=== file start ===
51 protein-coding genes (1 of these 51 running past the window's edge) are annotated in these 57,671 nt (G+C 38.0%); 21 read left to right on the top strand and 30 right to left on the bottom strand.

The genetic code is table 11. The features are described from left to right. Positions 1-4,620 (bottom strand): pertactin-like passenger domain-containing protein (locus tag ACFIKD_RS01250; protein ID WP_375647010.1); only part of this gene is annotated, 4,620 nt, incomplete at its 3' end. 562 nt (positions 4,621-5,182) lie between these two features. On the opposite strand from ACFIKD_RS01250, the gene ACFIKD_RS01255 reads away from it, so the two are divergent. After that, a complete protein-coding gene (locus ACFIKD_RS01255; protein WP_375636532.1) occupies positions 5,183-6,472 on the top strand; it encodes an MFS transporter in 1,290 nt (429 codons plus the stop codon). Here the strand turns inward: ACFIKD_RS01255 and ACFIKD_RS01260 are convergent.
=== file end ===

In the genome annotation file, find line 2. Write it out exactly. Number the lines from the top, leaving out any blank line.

The genetic code is table 11. The features are described from left to right. Positions 1-4,620 (bottom strand): pertactin-like passenger domain-containing protein (locus tag ACFIKD_RS01250; protein ID WP_375647010.1); only part of this gene is annotated, 4,620 nt, incomplete at its 3' end. 562 nt (positions 4,621-5,182) lie between these two features. On the opposite strand from ACFIKD_RS01250, the gene ACFIKD_RS01255 reads away from it, so the two are divergent. After that, a complete protein-coding gene (locus ACFIKD_RS01255; protein WP_375636532.1) occupies positions 5,183-6,472 on the top strand; it encodes an MFS transporter in 1,290 nt (429 codons plus the stop codon). Here the strand turns inward: ACFIKD_RS01255 and ACFIKD_RS01260 are convergent.